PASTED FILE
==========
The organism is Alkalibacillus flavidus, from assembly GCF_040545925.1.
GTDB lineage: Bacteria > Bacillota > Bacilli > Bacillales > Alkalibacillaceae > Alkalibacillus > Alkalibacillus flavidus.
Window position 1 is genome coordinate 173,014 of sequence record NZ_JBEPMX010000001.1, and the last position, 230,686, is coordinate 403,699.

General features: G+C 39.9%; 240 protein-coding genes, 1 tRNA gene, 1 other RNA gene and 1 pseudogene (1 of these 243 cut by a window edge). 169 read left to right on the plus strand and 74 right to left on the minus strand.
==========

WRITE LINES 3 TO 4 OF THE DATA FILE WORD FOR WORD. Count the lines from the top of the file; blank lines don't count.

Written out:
Window position 1 is genome coordinate 173,014 of sequence record NZ_JBEPMX010000001.1, and the last position, 230,686, is coordinate 403,699.

General features: G+C 39.9%; 240 protein-coding genes, 1 tRNA gene, 1 other RNA gene and 1 pseudogene (1 of these 243 cut by a window edge). 169 read left to right on the plus strand and 74 right to left on the minus strand.